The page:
Turkish army says 31 soldiers killed in Syria operation

The coffin of Koray Karaca, a soldier who was killed during Turkey’s military action in Syria’s Afrin region, is carried by a ceremonial guard of honor during his funeral ceremony in Istanbul. (Reuters)
Updated 13 February 2018
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Turkish army says 31 soldiers killed in Syria operation

ANKARA: The Turkish army on Monday said 31 soldiers had been killed since Ankara launched its offensive against a Kurdish militia in Syria last month.
Another 143 Turkish soldiers were wounded in the operation dubbed “Olive Branch” which began on January 20 against the Syrian Kurdish People’s Protection Units (YPG) militia in the western region of Afrin, a statement said.
While the United States has given armed support to the YPG against the Daesh group in Syria, Turkey says the militia is a “terrorist” offshoot of the outlawed Kurdistan Workers’ Party (PKK).
The PKK, proscribed as a terrorist organization by Ankara and its Western allies, has waged a three-decade insurgency against the Turkish state.
Turkey has been supporting Syrian rebels with ground troops and air strikes during the operation which Ankara has threatened to extend eastwards toward other YPG-held towns.
Turkey suffered its bloodiest day on Saturday when 11 military personnel were killed, including two after a helicopter taking part in the offensive was downed.
Some 1,369 “terrorists” had been neutralized during the operation, the army said, referring to those killed but also those captured or wounded.
It was not immediately possible to verify this figure.
But according to the Britain-based Syrian Observatory for Human Rights, 152 YPG fighters and 165 Turkey-backed Syrian rebels have died in the operation.
The Observatory said at least 74 civilians have been killed in the operation so far.
Turkey has repeatedly insisted it is taking all the necessary precautions to avoid harming civilians and says there have been no civilian casualties to date.
At least seven civilians have been killed in Turkish border towns after rockets were sent from Syria in attacks Ankara blames on the YPG.


Beirut praises ‘progress’ on maritime border dispute

Updated 21 May 2019
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Beirut praises ‘progress’ on maritime border dispute

  • Israel and Lebanon both claim ownership of an 860-square-kilometer area of the Mediterranean Sea.
  • Lebanon insists that the area lies within its economic zone and refuses to give up a single part of it

BEIRUT: Lebanon has hinted that progress is being made in efforts to resolve its maritime border dispute with Israel following the return of a US mediator from talks with Israeli officials.

US Deputy Assistant Secretary of State for Near Eastern Affairs David Satterfield returned to Lebanon following talks in Israel where he outlined Lebanese demands regarding the disputed area and the mechanism to reach a settlement.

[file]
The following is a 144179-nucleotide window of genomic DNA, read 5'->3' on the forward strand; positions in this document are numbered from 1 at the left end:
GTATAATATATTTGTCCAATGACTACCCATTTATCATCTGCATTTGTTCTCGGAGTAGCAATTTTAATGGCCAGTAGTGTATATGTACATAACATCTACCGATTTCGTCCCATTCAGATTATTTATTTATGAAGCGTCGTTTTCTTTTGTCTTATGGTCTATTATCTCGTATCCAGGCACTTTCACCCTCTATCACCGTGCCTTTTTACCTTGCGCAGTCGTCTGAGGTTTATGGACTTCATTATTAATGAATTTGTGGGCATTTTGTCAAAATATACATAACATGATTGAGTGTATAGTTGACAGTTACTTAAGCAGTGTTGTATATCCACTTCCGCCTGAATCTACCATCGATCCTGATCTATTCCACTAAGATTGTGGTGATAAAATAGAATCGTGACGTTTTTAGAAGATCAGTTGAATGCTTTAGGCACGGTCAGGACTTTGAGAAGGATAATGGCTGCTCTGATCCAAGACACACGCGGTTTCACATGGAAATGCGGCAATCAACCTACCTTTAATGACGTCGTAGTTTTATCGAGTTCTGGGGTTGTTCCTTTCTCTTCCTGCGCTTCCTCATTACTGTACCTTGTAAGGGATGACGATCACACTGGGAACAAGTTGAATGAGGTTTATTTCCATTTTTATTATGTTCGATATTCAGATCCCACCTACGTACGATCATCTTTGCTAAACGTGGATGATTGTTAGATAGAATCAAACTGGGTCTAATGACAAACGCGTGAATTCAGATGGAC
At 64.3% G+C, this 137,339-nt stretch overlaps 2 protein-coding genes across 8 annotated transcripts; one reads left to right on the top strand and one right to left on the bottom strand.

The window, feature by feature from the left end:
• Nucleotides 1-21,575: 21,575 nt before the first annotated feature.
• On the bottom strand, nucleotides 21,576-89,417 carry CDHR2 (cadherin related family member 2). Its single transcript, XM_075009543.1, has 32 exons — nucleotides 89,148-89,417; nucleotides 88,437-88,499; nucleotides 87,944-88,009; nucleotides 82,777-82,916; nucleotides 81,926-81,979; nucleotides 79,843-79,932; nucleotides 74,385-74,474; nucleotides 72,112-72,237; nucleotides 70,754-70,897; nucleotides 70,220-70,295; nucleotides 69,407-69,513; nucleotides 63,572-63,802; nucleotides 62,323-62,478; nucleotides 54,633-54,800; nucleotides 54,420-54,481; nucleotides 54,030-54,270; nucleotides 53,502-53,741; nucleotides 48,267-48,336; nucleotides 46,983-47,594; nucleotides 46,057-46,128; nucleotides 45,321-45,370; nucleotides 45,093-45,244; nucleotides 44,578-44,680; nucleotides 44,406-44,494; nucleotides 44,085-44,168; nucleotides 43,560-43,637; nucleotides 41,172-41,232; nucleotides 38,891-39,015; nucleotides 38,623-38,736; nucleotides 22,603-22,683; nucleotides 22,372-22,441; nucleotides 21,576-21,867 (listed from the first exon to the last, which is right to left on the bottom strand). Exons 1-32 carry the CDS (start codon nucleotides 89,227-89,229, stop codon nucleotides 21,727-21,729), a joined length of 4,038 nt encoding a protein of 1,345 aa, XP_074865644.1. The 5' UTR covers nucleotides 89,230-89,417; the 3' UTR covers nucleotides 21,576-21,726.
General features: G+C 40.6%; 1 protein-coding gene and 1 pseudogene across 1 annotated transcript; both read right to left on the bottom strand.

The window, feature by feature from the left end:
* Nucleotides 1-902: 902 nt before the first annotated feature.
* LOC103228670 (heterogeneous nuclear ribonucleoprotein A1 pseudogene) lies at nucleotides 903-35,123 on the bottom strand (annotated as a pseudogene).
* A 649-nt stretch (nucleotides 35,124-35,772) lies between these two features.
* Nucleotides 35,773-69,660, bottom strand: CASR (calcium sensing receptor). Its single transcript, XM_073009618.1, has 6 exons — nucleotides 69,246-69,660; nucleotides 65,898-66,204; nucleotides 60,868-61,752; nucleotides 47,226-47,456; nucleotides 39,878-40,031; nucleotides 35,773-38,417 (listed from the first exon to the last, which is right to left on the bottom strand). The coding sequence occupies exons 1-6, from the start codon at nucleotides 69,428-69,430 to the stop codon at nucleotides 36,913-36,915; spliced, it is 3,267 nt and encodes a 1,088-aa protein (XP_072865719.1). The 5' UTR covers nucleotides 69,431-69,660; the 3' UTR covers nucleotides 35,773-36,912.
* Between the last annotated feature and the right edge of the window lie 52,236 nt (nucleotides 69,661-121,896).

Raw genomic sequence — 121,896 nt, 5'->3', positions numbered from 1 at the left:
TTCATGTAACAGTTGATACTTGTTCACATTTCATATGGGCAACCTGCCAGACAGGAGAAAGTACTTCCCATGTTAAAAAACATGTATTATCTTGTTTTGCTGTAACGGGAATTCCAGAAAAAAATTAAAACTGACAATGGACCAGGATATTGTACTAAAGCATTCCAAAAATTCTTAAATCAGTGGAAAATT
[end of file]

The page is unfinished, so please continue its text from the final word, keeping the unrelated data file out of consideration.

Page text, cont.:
The US mediator has signaled a new push to resolve the dispute after meetings with both Lebanese and Israeli officials.

Israel and Lebanon both claim ownership of an 860-square-kilometer area of the Mediterranean Sea. Lebanon hopes to begin offshore oil and gas production in the offshore Block 9 as it grapples with an economic crisis.

A source close to Parliament Speaker Nabih Berri, who met with Satterfield on Monday after his return to Lebanon, told Arab News that “there is progress in the efforts, but the discussion is not yet over.” He did not provide further details.

Sources close to the Lebanese presidency confirmed that Lebanon is counting on the US to help solve the demarcation dispute and would like to accelerate the process to allow exploration for oil and gas to begin in the disputed area.

Companies that will handle the exploration require stability in the area before they start working, the sources said.

Previous efforts by Satterfield to end the dispute failed in 2012 and again last year after Lebanon rejected a proposal by US diplomat Frederick Hoff that offered 65 percent of the disputed area to Lebanon and 35 percent to Israel. Lebanon insisted that the area lies within its economic zone and refused to give up a single part of it.

Satterfield has acknowledged Lebanon’s ownership of around 500 sq km of the disputed 850 sq km area.

Lebanon renewed its commitment to a mechanism for setting the negotiations in motion, including the formation of a tripartite committee with representatives of Lebanon, Israel and the UN, in addition to the participation of the US mediator. Beirut also repeated its refusal to negotiate directly with Israel.

Two months ago, Lebanon launched a marine environmental survey in blocks 4 and 9 in Lebanese waters to allow a consortium of French, Italian and Russian companies to begin oil and gas exploration in the area.